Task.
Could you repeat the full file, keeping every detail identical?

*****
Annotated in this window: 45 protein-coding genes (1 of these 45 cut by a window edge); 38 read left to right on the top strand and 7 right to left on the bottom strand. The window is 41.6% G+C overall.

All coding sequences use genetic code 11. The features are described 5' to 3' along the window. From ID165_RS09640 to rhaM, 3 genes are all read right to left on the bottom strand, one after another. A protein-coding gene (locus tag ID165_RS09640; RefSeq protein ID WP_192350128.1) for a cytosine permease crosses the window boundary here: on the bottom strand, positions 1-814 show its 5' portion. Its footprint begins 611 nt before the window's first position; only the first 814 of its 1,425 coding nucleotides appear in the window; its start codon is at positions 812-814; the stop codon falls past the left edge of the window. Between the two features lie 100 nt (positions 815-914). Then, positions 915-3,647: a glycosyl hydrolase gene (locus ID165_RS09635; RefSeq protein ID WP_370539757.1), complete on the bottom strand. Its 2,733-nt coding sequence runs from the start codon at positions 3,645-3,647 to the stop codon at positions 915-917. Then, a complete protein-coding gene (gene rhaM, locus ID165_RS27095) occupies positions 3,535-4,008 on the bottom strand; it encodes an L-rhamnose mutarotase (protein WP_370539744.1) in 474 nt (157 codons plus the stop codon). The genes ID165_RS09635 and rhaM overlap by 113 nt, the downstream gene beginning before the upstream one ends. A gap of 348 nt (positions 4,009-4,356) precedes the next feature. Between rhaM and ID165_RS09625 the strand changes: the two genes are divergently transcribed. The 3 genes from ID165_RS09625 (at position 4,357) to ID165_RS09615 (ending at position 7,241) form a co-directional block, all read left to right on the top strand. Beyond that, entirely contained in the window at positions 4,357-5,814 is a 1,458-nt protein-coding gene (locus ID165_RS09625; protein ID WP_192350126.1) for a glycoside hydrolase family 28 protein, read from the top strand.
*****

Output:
Annotated in this window: 45 protein-coding genes (1 of these 45 cut by a window edge); 38 read left to right on the top strand and 7 right to left on the bottom strand. The window is 41.6% G+C overall.

All coding sequences use genetic code 11. The features are described 5' to 3' along the window. From ID165_RS09640 to rhaM, 3 genes are all read right to left on the bottom strand, one after another. A protein-coding gene (locus tag ID165_RS09640; RefSeq protein ID WP_192350128.1) for a cytosine permease crosses the window boundary here: on the bottom strand, positions 1-814 show its 5' portion. Its footprint begins 611 nt before the window's first position; only the first 814 of its 1,425 coding nucleotides appear in the window; its start codon is at positions 812-814; the stop codon falls past the left edge of the window. Between the two features lie 100 nt (positions 815-914). Then, positions 915-3,647: a glycosyl hydrolase gene (locus ID165_RS09635; RefSeq protein ID WP_370539757.1), complete on the bottom strand. Its 2,733-nt coding sequence runs from the start codon at positions 3,645-3,647 to the stop codon at positions 915-917. Then, a complete protein-coding gene (gene rhaM, locus ID165_RS27095) occupies positions 3,535-4,008 on the bottom strand; it encodes an L-rhamnose mutarotase (protein WP_370539744.1) in 474 nt (157 codons plus the stop codon). The genes ID165_RS09635 and rhaM overlap by 113 nt, the downstream gene beginning before the upstream one ends. A gap of 348 nt (positions 4,009-4,356) precedes the next feature. Between rhaM and ID165_RS09625 the strand changes: the two genes are divergently transcribed. The 3 genes from ID165_RS09625 (at position 4,357) to ID165_RS09615 (ending at position 7,241) form a co-directional block, all read left to right on the top strand. Beyond that, entirely contained in the window at positions 4,357-5,814 is a 1,458-nt protein-coding gene (locus ID165_RS09625; protein ID WP_192350126.1) for a glycoside hydrolase family 28 protein, read from the top strand.